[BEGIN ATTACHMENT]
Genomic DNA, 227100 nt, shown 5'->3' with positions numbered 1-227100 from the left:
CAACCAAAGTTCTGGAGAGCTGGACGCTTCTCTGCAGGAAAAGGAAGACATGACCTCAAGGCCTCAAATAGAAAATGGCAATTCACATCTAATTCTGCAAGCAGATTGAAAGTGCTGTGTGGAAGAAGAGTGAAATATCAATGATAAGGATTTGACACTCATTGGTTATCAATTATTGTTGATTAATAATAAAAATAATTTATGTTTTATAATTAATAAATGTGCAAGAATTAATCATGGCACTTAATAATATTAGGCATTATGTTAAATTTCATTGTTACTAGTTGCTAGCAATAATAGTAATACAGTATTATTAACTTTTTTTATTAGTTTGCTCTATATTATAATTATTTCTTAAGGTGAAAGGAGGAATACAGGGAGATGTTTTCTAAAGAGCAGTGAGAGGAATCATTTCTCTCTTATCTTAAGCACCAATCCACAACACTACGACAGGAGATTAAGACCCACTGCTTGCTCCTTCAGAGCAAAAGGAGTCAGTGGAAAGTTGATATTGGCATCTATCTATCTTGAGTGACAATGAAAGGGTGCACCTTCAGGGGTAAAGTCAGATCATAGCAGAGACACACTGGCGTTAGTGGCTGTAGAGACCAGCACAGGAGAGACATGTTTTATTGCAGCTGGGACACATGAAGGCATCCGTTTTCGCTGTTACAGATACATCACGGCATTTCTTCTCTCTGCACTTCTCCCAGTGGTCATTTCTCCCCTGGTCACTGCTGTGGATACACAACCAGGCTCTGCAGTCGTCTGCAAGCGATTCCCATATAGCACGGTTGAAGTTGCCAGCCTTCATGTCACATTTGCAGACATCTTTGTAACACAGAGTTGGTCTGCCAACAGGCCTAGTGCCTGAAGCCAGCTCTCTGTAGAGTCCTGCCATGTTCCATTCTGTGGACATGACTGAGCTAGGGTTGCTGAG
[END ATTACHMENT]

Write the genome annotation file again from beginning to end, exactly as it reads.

Genomic DNA, 227100 nt, shown 5'->3' with positions numbered 1-227100 from the left:
CAACCAAAGTTCTGGAGAGCTGGACGCTTCTCTGCAGGAAAAGGAAGACATGACCTCAAGGCCTCAAATAGAAAATGGCAATTCACATCTAATTCTGCAAGCAGATTGAAAGTGCTGTGTGGAAGAAGAGTGAAATATCAATGATAAGGATTTGACACTCATTGGTTATCAATTATTGTTGATTAATAATAAAAATAATTTATGTTTTATAATTAATAAATGTGCAAGAATTAATCATGGCACTTAATAATATTAGGCATTATGTTAAATTTCATTGTTACTAGTTGCTAGCAATAATAGTAATACAGTATTATTAACTTTTTTTATTAGTTTGCTCTATATTATAATTATTTCTTAAGGTGAAAGGAGGAATACAGGGAGATGTTTTCTAAAGAGCAGTGAGAGGAATCATTTCTCTCTTATCTTAAGCACCAATCCACAACACTACGACAGGAGATTAAGACCCACTGCTTGCTCCTTCAGAGCAAAAGGAGTCAGTGGAAAGTTGATATTGGCATCTATCTATCTTGAGTGACAATGAAAGGGTGCACCTTCAGGGGTAAAGTCAGATCATAGCAGAGACACACTGGCGTTAGTGGCTGTAGAGACCAGCACAGGAGAGACATGTTTTATTGCAGCTGGGACACATGAAGGCATCCGTTTTCGCTGTTACAGATACATCACGGCATTTCTTCTCTCTGCACTTCTCCCAGTGGTCATTTCTCCCCTGGTCACTGCTGTGGATACACAACCAGGCTCTGCAGTCGTCTGCAAGCGATTCCCATATAGCACGGTTGAAGTTGCCAGCCTTCATGTCACATTTGCAGACATCTTTGTAACACAGAGTTGGTCTGCCAACAGGCCTAGTGCCTGAAGCCAGCTCTCTGTAGAGTCCTGCCATGTTCCATTCTGTGGACATGACTGAGCTAGGGTTGCTGAG